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The translator thought it best to be as literal as possible ; conceiving such a translation would perhaps be the most fit to convey the author's peculian mode of thinking. In this way the translator has no credit for style ; but he makes it up in fidelity. Indeed the facts and abservations are so much more important than the style, that no apology is wanted for producing them in any intelligible manper.

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APPENDIX.

[The address of M. Brissor to his Constituents being now almost forgotten, it has been thought right to add, as an Appendix, that part of it to which Mr. Burke points our particular attention, and upon which he so forcibly comments in his Preface.]

****THREE sorts of anarchy have ruined

our affairs in Belgium, The anarchy of the administration of Paché, which has completely disorganized the supply of our armies : which by that disorganization reduced the army of Dumourier to stop in the middle of of its conquests; which struck it motionless through the months of November and December; which hindered it from joining Bournonville and Custine, and from forcing the Prussians and Austrians to repass the Rhine, and afterwards from putting themselves in a condition to invade Holland sooner than they did.

To this state of ministerial anarchy, it is necessary to join that other anarchy which disorganized the troops, and accasioned their habits of pillage; and lastly, that anarchy which created the revolutionary power, and forced the union to France of the countries we had invaded, before things were ripe for such a measures

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Who could, however, doubt the frightful evils that were occasioned in our armies by. that doctrine of anarchy which under the shadow of equality of right, would establish equality of fact? This is universal equality, the scourge of society, as the other is the support of society. An anarchical doctrine which would level all things, talents, and ignorance, virtues, and vices, places, 'usages, and services; a doctrine which begot that fatal project of organizing the army, presented by Dubois de Crance, to which it will be indebted for a complete disorganization.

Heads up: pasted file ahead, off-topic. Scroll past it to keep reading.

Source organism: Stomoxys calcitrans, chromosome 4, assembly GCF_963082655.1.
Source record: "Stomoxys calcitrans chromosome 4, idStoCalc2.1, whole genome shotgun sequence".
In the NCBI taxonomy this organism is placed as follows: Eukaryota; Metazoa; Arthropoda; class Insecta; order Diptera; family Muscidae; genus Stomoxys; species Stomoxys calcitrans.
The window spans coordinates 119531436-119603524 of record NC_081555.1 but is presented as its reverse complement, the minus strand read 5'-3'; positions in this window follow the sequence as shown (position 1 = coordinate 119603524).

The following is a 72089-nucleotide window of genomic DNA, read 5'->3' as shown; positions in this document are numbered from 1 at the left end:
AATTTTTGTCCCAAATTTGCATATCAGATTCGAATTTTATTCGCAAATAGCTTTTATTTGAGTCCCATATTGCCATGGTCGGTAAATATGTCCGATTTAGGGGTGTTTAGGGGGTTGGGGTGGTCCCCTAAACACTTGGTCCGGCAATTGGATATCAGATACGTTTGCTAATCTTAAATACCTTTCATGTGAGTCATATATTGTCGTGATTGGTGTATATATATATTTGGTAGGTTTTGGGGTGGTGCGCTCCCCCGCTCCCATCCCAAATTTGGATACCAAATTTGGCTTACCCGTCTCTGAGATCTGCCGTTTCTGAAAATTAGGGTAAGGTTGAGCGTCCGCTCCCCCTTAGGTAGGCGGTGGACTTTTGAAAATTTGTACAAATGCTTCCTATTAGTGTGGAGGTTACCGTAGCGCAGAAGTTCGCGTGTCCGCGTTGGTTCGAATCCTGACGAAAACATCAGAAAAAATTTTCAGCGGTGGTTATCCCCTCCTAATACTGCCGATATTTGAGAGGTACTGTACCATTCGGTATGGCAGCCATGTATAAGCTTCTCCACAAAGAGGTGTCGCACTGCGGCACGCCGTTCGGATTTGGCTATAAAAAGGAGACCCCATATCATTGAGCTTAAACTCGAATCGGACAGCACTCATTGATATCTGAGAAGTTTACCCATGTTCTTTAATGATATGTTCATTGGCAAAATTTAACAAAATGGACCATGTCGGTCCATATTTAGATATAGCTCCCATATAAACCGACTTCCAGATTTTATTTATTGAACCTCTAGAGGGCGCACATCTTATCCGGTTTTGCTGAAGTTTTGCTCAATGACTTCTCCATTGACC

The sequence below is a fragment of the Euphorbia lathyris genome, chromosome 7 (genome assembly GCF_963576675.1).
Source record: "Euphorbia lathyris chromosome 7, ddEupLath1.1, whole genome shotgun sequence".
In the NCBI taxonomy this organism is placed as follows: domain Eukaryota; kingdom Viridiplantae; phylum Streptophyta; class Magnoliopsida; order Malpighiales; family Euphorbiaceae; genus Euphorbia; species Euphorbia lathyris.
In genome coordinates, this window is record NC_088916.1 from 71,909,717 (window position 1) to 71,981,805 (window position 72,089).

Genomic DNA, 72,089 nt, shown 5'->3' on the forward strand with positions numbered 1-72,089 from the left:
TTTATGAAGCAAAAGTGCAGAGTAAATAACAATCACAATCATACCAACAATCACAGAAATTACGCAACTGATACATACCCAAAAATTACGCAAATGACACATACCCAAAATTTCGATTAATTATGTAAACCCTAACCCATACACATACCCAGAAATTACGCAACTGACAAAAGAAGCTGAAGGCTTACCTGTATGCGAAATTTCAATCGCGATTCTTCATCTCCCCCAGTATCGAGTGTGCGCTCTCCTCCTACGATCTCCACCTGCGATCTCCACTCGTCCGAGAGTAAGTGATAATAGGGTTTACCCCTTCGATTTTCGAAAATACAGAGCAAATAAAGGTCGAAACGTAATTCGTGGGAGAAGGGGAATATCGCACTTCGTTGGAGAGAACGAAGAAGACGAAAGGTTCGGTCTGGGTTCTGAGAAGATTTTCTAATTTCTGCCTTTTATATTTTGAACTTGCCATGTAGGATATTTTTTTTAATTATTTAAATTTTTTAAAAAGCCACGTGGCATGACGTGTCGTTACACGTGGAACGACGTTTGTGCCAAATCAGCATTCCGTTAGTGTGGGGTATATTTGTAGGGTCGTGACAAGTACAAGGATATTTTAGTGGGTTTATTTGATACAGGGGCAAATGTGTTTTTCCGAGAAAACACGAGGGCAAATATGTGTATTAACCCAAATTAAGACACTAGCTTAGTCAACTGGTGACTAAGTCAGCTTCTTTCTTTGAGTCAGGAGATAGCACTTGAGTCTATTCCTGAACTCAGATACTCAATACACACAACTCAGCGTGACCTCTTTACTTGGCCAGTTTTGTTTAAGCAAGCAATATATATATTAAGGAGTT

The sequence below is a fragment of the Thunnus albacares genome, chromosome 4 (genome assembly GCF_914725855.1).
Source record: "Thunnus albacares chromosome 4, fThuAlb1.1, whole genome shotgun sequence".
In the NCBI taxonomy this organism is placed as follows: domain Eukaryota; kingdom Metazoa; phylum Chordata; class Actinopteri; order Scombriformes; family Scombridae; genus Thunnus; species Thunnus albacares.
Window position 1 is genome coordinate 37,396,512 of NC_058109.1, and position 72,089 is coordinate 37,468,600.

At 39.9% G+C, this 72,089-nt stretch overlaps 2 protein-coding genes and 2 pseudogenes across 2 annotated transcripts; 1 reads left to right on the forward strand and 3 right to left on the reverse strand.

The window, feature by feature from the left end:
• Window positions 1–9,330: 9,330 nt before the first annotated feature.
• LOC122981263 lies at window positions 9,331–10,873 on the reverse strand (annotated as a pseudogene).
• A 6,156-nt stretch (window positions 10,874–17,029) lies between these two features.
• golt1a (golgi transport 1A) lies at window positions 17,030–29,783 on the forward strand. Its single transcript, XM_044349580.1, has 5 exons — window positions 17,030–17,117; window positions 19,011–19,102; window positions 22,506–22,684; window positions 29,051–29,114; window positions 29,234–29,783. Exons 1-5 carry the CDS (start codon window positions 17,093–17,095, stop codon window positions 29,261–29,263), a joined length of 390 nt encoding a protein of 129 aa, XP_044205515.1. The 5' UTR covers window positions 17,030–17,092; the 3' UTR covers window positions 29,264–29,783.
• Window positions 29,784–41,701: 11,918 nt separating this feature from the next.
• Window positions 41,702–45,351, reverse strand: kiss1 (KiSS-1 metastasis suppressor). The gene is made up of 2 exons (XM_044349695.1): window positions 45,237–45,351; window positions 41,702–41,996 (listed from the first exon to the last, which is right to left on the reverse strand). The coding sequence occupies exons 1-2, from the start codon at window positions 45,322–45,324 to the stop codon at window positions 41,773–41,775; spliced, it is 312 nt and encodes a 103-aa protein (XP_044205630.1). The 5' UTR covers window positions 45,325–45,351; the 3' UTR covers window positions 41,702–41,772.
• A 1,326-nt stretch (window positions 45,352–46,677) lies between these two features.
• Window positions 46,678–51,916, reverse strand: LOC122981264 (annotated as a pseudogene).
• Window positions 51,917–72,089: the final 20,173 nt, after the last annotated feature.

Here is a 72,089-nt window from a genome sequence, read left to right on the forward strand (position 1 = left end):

Mark the date of the presentation of the system of this equality of fact, entire equality. - It had been projected and decreed even at the very opening of the Dutch campaign.

If any project could en: courage the want of discipline in the soldiers,'any scheme could disgust and banish good officers, and throw all things into confusion at the moment when order alone could give victory, it is this project, in truth so stubbornly defended by the anarchists, and transplanted into their ordinary tactick.

How could they expect that there should exist any discipline, any subordination, when even in the camp they permit motions, censures, and denunciations of officers, and of generals ? Does 'not such a disorder destroy all the respect that is due to superiours, and all the mutual confidence with out which success cannot be hoped for? For the